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Thermo-Physical Properties of “Tubang Bakod” (Jatropha Curcas L.) Seeds

 Roger Jay L. De Vela1 and Arnold R. Elepano2




The physical properties of Jatropha seeds at different moisture levels were determined using appropriate scientific procedures. Physical dimensions were measured using a dial caliper. For Jatropha seeds, length measurements ranged from 16 to 17 mm while width and thickness ranged from 11 mm to 11.3 mm and from 8.4 mm to 8.6 mm, respectively. Physical dimensions of seed samples were significantly affected by moisture content (wet basis). Jatropha kernels exhibited lower values of length (13.5 to 13.6 mm), width (7.6 to 8.2 mm) and thickness (5.9 to 6.6 cm). Moisture content affected only the width and thickness of the Jatropha kernels.

 Using a standard bulk density tester, bulk density of Jatropha seeds was determined to increase from 33.4 to 37.4 kg/m3 and from 36.7 to 48.1 kg/m3 for the kernels, both at moisture content range of 4 to 32%. In both cases, the effect of moisture content was accurately described by linear equations. True density on the other hand was measured for the fresh Jatropha samples (32%wet basis). The measured values were 0.767 g/cm3 and 0.755 g/cm3 for seeds and kernels, respectively.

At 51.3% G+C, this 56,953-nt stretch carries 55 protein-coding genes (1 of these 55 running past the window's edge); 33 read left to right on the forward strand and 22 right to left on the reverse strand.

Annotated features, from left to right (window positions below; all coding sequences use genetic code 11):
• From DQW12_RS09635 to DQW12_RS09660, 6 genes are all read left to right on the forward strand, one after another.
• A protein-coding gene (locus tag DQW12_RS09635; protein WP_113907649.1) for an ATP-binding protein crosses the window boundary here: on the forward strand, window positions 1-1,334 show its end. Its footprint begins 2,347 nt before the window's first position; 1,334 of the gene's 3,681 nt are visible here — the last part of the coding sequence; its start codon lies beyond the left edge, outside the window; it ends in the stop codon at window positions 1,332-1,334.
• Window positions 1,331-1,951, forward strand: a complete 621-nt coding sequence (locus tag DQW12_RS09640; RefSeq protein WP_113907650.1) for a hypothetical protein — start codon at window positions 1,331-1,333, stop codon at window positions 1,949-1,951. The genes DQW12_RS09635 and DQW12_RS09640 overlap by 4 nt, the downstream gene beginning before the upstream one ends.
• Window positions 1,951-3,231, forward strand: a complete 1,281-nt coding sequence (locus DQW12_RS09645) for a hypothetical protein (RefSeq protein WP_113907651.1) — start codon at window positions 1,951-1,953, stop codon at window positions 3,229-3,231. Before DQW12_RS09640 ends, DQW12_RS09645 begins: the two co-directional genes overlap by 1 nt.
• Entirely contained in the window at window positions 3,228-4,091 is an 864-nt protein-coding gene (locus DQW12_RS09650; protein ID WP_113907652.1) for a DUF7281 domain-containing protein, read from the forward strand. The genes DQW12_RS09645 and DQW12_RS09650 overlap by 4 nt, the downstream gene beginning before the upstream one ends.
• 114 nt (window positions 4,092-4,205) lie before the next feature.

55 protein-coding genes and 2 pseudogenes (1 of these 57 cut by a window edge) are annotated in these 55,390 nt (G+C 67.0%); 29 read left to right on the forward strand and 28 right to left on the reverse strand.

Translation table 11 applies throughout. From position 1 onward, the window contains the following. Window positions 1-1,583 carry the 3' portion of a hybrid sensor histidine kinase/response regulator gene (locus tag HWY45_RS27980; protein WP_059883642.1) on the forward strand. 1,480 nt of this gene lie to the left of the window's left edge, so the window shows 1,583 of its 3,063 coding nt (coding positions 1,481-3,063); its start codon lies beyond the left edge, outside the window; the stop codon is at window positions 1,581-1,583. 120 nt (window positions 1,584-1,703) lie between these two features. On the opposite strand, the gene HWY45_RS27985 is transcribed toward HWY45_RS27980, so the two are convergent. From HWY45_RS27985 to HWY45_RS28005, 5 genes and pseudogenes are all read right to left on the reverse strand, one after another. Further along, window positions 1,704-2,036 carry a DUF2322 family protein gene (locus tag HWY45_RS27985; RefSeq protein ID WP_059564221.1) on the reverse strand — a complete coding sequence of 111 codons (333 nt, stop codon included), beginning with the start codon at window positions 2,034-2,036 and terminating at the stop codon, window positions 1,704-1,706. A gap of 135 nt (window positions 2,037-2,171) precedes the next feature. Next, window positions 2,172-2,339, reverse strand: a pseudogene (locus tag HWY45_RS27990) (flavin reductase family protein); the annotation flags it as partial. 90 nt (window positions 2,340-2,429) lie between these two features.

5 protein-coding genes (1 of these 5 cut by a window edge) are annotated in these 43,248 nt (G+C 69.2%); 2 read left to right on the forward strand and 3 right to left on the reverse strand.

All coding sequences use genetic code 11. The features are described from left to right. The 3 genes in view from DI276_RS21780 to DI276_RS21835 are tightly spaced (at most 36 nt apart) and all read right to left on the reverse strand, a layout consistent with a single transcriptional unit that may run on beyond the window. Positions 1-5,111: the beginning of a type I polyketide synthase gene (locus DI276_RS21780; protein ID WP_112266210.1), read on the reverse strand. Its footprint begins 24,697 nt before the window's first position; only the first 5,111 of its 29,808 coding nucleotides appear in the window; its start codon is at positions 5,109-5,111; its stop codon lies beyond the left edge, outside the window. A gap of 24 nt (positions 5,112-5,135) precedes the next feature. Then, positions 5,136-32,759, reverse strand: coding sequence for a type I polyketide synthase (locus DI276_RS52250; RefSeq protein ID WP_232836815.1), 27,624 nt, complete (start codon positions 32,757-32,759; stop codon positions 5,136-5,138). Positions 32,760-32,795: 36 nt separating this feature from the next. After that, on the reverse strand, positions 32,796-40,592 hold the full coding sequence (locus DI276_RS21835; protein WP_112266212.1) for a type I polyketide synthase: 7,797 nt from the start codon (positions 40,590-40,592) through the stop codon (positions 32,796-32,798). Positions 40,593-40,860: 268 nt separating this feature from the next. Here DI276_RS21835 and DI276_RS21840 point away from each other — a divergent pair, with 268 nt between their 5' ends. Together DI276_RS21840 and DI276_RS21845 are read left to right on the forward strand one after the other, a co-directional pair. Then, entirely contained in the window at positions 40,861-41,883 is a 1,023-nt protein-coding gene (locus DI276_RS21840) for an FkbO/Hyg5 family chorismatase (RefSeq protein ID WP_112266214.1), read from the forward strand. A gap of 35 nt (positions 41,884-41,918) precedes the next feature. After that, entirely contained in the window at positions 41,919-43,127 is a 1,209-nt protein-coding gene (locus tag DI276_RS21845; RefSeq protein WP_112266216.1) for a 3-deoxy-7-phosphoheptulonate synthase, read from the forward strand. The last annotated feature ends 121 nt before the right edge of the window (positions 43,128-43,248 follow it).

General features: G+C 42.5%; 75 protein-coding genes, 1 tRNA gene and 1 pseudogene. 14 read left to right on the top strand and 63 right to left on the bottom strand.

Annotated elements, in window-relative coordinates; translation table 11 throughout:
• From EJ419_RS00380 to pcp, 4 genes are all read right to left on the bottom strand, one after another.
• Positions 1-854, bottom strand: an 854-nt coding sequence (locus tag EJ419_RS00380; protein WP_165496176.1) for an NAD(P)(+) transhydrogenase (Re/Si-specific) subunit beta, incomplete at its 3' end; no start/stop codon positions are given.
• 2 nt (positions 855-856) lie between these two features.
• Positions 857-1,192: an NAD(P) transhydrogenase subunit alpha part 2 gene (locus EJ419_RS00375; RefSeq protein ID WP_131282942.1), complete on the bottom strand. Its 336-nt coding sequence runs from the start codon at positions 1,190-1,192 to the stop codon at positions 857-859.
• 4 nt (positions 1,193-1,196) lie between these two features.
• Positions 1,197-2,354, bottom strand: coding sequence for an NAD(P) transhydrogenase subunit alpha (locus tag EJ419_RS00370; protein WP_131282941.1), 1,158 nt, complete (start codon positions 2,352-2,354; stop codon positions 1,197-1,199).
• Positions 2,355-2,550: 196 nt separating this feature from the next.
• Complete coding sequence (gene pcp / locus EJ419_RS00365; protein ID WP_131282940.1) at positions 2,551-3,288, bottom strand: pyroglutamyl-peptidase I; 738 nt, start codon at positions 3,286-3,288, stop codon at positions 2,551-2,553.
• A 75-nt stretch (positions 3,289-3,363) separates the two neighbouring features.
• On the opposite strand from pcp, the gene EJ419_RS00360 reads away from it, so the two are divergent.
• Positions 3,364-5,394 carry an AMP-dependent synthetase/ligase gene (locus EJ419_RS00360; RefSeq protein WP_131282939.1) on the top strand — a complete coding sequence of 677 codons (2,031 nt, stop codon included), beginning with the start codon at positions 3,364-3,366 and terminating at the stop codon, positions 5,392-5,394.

At the same moisture content range mentioned above, angle of repose increased from 21.1 to 24.9 degrees for the Jatropha seeds and from 14.90 to 23.8 degrees for the kernels.

 The thermal properties measured for Jatropha samples at different moisture levels were specific heat, thermal conductivity and thermal diffusivity. Specific heat was determined using the method of mixtures. The method consisted of determining the temperature change of toluene contained in the calorimeter (thermos bottle) when a known quantity of test material is mixed at a known temperature. The variation of specific heat was 0.783 to 1.072 kJ/kg-K for Jatropha seeds, 0.751 to 1.318kJ/kg-K for kernels and 0.780 to 1.157kJ/kg-K for the seeds’ shells. The specific heat data appeared to be affected by moisture content and this effect was accurately described by certain heat capacity models.

 A modified Fitch apparatus was constructed to measure the thermal conductivity of Jatropha kernels. It consisted of a constant temperature vacuum flask, a copper plug and copper rod assembly. The sample was sandwiched between the copper plug and copper rod and the temperature history of the sample was recorded as heat was transferred from the copper rod assembly to the product. The thermal conductivity increased with the increase in moisture content and varied from 0.056 to 0.170 W/m-K. Thermal conductivity data were correlated with moisture content by a linear equation.

 Thermal diffusivity values were calculated using the mathematical relationship among bulk density, specific heat and thermal conductivity. It also increased with moisture content and values ranged from 2.03 x 10 -6 to 2.66 x 10 -6 m2/s. This increase of thermal diffusivity values with moisture content was described by a linear model.

Keywords: thermo-physical properties of jatropha (tubang-bakod) seeds, thermal diffusivity, thermal conductivity

1BSAE graduate and 2Associate Professor, Agricultural and Bio-Process Division, Institute of Agricultural Engineering, College of Engineering and Agro-Industrial Technology, University of the Philippines Los Baños, College, Laguna Philippines.